I don’t understand – but in that failure to understand I am again in the centre, in the cleft of the branch, in the “intersection  of the timeless with time” as Eliot wrote*; in the very name of Jesus, in the prayer that his name is. If I don’t know where I am, then I am found; If I don’t know where to go, then I am led.

To you, O Lord, I lift up my soul.
O my God, in you I trust…
Make me to know your ways, O Lord;
teach me your paths.
Lead me in your truth, and teach me,
for you are the God of my salvation;
for you I wait all day long.

Psalm 25.1-2a; 4-5

And once again I keep still under the shadows of the leaves that the wind moves.

*There is an interesting meditation on this passage of Eliot’s, and how it may connect with Karl Barth’s commentary on Romans, here.

It only costs everything…

There is nothing to be renounced or resisted. Everything can be embraced, but the catch is to cling to nothing. You let it go. You go through life like a knife goes through a done cake, picking up nothing, clinging to nothing, sticking to nothing. And grounded in that fundamental chastity of your being, you can then throw yourself out, pour yourself out, being able to give it all back, even giving back life itself. Very, very simple. It only costs everything.

Cynthia Bourgeault, The Wisdom Jesus

On the face of it, this could seem almost self-delusory, characterising oneself, perhaps, as some kind of spiritual ninja. But it needs to be balanced by something else Cynthia Bourgeault once wrote:

Mercy is the length and breadth and height and depth of what we know of God—and the light by which we know it. You might even think of it as the Being of God insofar as we can possibly penetrate into it in this life, so that it is impossible to encounter God apart from the dimension of mercy.

The choice of term may seem a bit odd. Today “mercy”—along with so many other classic words in our spiritual tradition—has developed a negative connotation. It seems to suggest power and condescension, a transaction between two vastly unequal parties. A friend of mine, in fact, was told by her spiritual director that she should not pray the Jesus Prayer—“Lord Jesus Christ, Son of God, have mercy on me,” the mainstay of Eastern Orthodox contemplative spirituality—because “it reinforces medieval stereotypes of paternalism and powerlessness.” Modern people, this spiritual director felt, need to be told that they are worthy, “that they can stand on their own two feet before God.”

But the word “mercy” comes profoundly attested to in our Judeo-Christian spiritual heritage. Aside from the fact that the Jesus Prayer, hallowed by two millennia of Christian practice, has been consistently singled out… as the most powerful prayer a Christian can pray, we simply cannot get away from the Mercy without getting away from the Bible as well. The word confronts us at every turn, as a living reality of our faith…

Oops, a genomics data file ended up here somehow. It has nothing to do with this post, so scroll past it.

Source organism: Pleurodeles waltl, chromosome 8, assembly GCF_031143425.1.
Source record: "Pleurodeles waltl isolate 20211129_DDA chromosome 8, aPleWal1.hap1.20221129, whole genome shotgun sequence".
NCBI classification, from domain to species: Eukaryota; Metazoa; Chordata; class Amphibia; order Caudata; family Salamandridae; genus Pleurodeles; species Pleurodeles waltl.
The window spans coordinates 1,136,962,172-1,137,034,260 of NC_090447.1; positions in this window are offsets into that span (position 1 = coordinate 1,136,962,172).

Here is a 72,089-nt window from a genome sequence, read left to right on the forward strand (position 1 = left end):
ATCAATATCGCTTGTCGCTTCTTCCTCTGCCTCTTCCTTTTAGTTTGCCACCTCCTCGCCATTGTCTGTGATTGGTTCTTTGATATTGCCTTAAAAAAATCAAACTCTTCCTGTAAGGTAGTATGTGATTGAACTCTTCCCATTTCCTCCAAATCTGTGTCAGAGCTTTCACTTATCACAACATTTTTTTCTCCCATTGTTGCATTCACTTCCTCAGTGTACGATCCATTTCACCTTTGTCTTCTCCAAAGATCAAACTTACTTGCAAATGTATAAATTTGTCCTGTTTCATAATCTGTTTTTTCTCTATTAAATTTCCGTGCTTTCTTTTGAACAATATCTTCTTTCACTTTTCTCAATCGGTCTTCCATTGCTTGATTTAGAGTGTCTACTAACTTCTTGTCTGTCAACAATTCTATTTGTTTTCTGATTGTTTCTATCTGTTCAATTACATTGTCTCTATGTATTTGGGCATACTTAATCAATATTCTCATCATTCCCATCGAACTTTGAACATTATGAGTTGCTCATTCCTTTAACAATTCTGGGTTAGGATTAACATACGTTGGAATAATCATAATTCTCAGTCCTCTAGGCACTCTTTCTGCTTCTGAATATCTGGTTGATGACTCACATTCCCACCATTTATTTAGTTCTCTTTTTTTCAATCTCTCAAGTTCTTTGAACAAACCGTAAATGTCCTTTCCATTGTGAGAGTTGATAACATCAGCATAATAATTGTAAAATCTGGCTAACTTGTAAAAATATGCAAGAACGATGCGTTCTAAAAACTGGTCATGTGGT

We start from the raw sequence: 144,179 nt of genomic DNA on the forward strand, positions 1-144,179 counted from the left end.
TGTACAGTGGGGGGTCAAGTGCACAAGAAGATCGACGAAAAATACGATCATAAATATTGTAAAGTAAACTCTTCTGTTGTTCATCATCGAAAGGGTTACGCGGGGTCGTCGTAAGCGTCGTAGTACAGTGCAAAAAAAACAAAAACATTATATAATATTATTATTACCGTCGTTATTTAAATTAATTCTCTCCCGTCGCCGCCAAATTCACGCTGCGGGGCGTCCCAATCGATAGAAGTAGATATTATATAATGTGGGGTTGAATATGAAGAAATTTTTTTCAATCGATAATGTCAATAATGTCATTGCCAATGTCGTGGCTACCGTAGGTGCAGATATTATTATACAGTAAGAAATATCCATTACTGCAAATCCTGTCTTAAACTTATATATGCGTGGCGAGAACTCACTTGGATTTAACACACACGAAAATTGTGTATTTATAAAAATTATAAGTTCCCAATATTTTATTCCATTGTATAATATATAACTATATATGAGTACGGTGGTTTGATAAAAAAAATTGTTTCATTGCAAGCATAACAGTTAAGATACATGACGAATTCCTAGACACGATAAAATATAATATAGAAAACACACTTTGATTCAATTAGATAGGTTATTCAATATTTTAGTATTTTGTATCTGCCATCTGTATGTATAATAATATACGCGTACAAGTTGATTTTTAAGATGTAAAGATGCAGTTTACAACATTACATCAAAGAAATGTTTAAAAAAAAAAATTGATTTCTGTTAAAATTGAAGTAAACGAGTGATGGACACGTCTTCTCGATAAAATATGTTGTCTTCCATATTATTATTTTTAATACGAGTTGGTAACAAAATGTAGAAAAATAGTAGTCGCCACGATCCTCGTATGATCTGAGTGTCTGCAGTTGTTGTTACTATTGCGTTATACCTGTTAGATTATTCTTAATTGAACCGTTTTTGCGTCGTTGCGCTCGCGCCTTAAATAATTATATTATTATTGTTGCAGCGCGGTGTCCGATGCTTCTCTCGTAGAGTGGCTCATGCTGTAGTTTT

From the outside, the Quaker way might seem to some to be inclined towards “stand[ing] on [our] own two feet before God” (something that has always seemed profoundly silly to me – I mean, have you ever glimpsed the living God in prayer or worship?) but consider this from one of our founders, George Fox, writing in 1652:

Friends, whatever ye are addicted to, the tempter will come in that thing; and when he can trouble you, then he gets advantage over you, and then you are gone. Stand still in that which is pure, after ye see yourselves; and then mercy comes in. After thou seest thy thoughts, and the temptations, do not think, but submit; and then power comes. Stand still in that which shows and discovers; and then doth strength immediately come. And stand still in the Light, and submit to it, and the other will be hushed and gone; and then content comes.

You will see that Fox is saying something very similar to Cynthia Bourgeault’s first passage. Content comes not in rejecting, or attempting to drive away our temptations – whether from the world around us, or from our own hungry hearts – but from surrendering to God in the midst of them. Perfectly simple, only “costing not less than everything” as Eliot says at the very end of Four Quartets:

Quick now, here, now, always—
A condition of complete simplicity
(Costing not less than everything)
And all shall be well and
All manner of thing shall be well
When the tongues of flame are in-folded
Into the crowned knot of fire
And the fire and the rose are one.